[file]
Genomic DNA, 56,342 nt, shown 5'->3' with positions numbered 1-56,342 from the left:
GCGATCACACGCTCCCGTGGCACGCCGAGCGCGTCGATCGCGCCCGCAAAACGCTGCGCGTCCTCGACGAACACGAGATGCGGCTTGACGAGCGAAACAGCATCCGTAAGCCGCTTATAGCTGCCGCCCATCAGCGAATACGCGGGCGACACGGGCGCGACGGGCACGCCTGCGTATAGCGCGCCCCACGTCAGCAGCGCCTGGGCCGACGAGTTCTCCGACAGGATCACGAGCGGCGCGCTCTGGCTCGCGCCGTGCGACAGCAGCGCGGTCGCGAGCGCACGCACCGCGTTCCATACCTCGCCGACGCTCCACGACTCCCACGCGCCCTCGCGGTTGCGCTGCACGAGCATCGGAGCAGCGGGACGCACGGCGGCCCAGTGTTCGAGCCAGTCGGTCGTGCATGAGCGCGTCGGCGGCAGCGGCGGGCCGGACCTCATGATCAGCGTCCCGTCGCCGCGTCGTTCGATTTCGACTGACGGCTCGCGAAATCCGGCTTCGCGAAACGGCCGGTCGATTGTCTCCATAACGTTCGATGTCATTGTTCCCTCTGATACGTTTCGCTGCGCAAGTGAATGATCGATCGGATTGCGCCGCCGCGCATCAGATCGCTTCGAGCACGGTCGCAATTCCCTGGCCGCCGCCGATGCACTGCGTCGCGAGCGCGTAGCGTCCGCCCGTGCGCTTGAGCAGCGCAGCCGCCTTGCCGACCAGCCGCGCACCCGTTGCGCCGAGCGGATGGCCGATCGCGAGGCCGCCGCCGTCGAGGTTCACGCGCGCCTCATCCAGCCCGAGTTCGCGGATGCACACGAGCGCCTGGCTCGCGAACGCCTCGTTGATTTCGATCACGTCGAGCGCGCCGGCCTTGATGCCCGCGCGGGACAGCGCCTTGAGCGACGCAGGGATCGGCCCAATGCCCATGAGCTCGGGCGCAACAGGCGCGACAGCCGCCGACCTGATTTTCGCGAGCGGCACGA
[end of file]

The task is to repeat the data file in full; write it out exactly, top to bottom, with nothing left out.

Genomic DNA, 56,342 nt, shown 5'->3' with positions numbered 1-56,342 from the left:
GCGATCACACGCTCCCGTGGCACGCCGAGCGCGTCGATCGCGCCCGCAAAACGCTGCGCGTCCTCGACGAACACGAGATGCGGCTTGACGAGCGAAACAGCATCCGTAAGCCGCTTATAGCTGCCGCCCATCAGCGAATACGCGGGCGACACGGGCGCGACGGGCACGCCTGCGTATAGCGCGCCCCACGTCAGCAGCGCCTGGGCCGACGAGTTCTCCGACAGGATCACGAGCGGCGCGCTCTGGCTCGCGCCGTGCGACAGCAGCGCGGTCGCGAGCGCACGCACCGCGTTCCATACCTCGCCGACGCTCCACGACTCCCACGCGCCCTCGCGGTTGCGCTGCACGAGCATCGGAGCAGCGGGACGCACGGCGGCCCAGTGTTCGAGCCAGTCGGTCGTGCATGAGCGCGTCGGCGGCAGCGGCGGGCCGGACCTCATGATCAGCGTCCCGTCGCCGCGTCGTTCGATTTCGACTGACGGCTCGCGAAATCCGGCTTCGCGAAACGGCCGGTCGATTGTCTCCATAACGTTCGATGTCATTGTTCCCTCTGATACGTTTCGCTGCGCAAGTGAATGATCGATCGGATTGCGCCGCCGCGCATCAGATCGCTTCGAGCACGGTCGCAATTCCCTGGCCGCCGCCGATGCACTGCGTCGCGAGCGCGTAGCGTCCGCCCGTGCGCTTGAGCAGCGCAGCCGCCTTGCCGACCAGCCGCGCACCCGTTGCGCCGAGCGGATGGCCGATCGCGAGGCCGCCGCCGTCGAGGTTCACGCGCGCCTCATCCAGCCCGAGTTCGCGGATGCACACGAGCGCCTGGCTCGCGAACGCCTCGTTGATTTCGATCACGTCGAGCGCGCCGGCCTTGATGCCCGCGCGGGACAGCGCCTTGAGCGACGCAGGGATCGGCCCAATGCCCATGAGCTCGGGCGCAACAGGCGCGACAGCCGCCGACCTGATTTTCGCGAGCGGCACGA